Great Adventure: How the Mounties Conquered the West

Great Adventure How the Mounties Conquered the West In an almost impossible mission was accomplished by an improbable posse of recruits With little training and less experience men embarked upon a nine hundred mile march from civilized Toron

  • Title: Great Adventure: How the Mounties Conquered the West
  • Author: David Cruise Alison Griffiths
  • ISBN: 9780312155384
  • Page: 319
  • Format: Hardcover
  • In 1873, an almost impossible mission was accomplished by an improbable posse of recruits With little training and less experience, 150 men embarked upon a nine hundred mile march from civilized Toronto to a trading post at the heart of the wild frontier Their goal to penetrate Indian territory, stamp out nefarious whiskey trafficking, and bring order to a lawless land.In 1873, an almost impossible mission was accomplished by an improbable posse of recruits With little training and less experience, 150 men embarked upon a nine hundred mile march from civilized Toronto to a trading post at the heart of the wild frontier Their goal to penetrate Indian territory, stamp out nefarious whiskey trafficking, and bring order to a lawless land What they encountered was horrifying and glorious in ways they could never have imagined Official histories of the march have been largely based on the writings of the first commissioner of the Royal Canadian Mounted Police, and are colored accordingly David Cruise and Alison Griffiths present an entirely different perspective of this extraordinary event, using such primary sources as diaries and memoirs by the Mounties themselves, contemporary newspaper accounts, and other recently discovered materials.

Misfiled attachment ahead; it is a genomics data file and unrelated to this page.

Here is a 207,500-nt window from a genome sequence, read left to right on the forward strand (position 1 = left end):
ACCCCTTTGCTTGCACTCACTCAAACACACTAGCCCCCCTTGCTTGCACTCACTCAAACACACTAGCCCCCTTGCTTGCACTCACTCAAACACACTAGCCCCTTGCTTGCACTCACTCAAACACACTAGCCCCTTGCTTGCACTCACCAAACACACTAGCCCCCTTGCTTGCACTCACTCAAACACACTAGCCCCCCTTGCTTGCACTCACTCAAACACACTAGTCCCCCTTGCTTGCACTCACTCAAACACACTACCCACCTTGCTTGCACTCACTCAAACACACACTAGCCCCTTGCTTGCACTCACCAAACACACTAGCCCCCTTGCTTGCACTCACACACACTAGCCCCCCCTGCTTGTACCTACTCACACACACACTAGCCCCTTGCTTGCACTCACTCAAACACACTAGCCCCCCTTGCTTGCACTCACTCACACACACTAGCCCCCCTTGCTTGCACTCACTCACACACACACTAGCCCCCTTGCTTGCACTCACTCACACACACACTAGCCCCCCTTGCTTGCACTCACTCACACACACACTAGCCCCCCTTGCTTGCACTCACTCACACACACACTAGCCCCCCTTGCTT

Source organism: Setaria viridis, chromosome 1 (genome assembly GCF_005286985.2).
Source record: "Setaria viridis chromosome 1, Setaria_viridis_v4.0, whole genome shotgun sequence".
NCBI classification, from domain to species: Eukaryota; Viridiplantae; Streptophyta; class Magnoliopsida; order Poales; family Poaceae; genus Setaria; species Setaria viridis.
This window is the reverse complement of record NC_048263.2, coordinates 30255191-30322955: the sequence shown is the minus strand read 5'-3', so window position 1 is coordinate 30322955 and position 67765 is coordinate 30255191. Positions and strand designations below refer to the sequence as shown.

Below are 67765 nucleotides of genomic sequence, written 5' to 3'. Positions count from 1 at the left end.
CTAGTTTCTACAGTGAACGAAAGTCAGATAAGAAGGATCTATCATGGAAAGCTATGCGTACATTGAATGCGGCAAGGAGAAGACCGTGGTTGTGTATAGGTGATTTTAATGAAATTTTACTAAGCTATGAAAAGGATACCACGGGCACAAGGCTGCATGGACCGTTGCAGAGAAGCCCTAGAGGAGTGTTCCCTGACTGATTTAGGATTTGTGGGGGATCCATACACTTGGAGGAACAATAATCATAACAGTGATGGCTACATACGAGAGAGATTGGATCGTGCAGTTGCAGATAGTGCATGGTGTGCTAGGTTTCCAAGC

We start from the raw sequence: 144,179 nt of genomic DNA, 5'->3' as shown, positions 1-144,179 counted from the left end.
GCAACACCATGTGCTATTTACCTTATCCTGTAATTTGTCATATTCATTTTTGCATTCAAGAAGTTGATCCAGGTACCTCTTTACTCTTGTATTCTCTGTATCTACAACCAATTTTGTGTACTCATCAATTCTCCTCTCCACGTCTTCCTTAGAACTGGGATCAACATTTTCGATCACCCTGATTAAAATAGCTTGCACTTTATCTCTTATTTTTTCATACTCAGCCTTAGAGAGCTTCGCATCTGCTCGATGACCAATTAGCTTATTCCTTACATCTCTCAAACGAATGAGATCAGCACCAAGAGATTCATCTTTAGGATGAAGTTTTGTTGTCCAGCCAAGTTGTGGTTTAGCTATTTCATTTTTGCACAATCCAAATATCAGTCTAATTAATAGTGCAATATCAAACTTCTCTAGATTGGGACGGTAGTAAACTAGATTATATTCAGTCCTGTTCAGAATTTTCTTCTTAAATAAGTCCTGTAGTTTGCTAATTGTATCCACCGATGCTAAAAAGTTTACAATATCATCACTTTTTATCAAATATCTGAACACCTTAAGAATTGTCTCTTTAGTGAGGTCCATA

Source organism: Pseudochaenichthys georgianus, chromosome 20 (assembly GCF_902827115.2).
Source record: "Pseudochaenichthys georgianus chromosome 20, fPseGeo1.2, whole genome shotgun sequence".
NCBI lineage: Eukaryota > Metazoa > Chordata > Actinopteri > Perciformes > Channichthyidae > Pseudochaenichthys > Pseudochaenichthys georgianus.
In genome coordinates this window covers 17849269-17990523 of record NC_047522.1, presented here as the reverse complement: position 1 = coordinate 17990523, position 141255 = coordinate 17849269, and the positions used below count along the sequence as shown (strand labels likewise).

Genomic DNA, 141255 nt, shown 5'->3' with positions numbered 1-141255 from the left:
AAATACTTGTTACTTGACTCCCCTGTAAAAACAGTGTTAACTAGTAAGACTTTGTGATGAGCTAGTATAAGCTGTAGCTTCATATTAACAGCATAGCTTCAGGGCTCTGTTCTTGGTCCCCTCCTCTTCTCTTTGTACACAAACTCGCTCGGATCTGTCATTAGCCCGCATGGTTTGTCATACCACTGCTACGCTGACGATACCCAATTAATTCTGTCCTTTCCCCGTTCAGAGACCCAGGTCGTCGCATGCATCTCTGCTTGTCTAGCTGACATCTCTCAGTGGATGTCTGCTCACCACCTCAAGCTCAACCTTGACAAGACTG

One thought on “Great Adventure: How the Mounties Conquered the West”

    1. Highly enjoyed reading this book with my wife. It especially piqued our interest when we realized that part of their journey out to Alberta took them right through our 'backyard'. Very stirring to read of the intense challenges these Mounties faced, and very intrigued to read of what the western prairies were like just 140 years ago. Very worthwhile historical piece!

    2. I was able to follow the narrative because I'm already familiar with the early history of the Mounties, but I suspect another USian reader would find the abrupt topic switches between chapters confusing. (For instance, it probably takes a pretty high level of geekery to go "yay, Jerry Potts!" as I did on that gentleman's first appearance in the narrative, instead of muttering impatiently till the last chapter over why several chapters of the book are about a half-Native man with no visible link [...]

    3. I am enjoying the contrast between different people's diaries and letters. The gov't needs 150 good men to calm the Indians on the prairie. Farm kids thought they had hit the gravy train, and opulant kids thought they were dieing.

    4. The story of the creation of the RCMP in the 1870s. Packed with restless natives, lawless whiskey runners, buffalo hunts and runaway horses, all testing the resolve (and the fabulously waxed moustachios) of a slowly deteriorating force marching 900 miles with dwindling provisions.

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